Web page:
Finally, wargames and seminars involving not only DoD, but also
the range of civilian agencies and industry representatives necessary
for effective television imagery in media wars are needed.
Using Information Warfare to Deter Foreign Governments
The workshop noted some significant limits on U.S. offensive
IW activities. First, media manipulation that involves government
personnel providing false information is neither politically wise
nor consistent with U.S. policy and law. Second, information attacks
are attacks and, therefore, are subject to international law.
The workshop also recognized that considerable legal work needs
to be completed in the IW and deterrence arena. This includes
not only state and federal laws defining criminal information
acts but also international treaties to protect the United States
from attacks launched from foreign territory.
It appears that IW techniques and technologies have great potential
for supplementing and enhancing other methods of deterrence. But
seldom will an IW action in and of itself be a creditable deterrent.
That is, while IW can provide high leverage options, these options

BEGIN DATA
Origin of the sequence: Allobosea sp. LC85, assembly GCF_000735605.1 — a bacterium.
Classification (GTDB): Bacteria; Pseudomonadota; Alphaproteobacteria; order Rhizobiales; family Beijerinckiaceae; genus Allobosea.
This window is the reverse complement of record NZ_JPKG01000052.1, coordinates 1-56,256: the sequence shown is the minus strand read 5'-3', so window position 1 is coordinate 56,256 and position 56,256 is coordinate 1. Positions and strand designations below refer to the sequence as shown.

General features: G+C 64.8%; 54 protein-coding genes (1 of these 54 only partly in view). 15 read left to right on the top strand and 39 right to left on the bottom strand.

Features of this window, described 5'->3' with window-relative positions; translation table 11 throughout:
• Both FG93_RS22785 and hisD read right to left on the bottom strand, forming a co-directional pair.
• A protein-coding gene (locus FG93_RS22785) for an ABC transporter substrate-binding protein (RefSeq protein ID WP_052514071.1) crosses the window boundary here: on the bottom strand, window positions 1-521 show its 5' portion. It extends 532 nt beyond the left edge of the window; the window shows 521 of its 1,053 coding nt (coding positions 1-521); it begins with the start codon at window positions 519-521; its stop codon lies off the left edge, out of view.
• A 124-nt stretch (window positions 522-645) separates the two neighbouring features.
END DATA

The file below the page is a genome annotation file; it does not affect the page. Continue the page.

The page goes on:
seldom can "stand alone." Analysis of the optimum linkages
between IW deterrence and other deterrent measures is needed.
The workshop concluded that when skillfully combined as part of
an overall information dominance concept, some combination of
IW and other actions can produce the desired deterrent results.
Research and development of IW tools and techniques should go
The workshop discussions also made it clear that we need to continue
the IW and deterrence exploration and analysis process. Additional
studies through a series of roundtable discussions are planned
- IW and deterrence policy issues such as definitions of IW
deterrence options and solution spaces.
- The role of the Joint Staff and military services in supporting
national information infrastructure security.
- The political and military utilization of IW.
- The role of technology versus policy.
- How IW techniques can influence decisions.
- Technical and training methods to improve IW defenses.
- Media war.
These additional roundtables and other forums will also examine
classified and compartmented capabilities. Readers of these proceedings
are invited to comment and join the forums at their appropriate
security level and field of interest.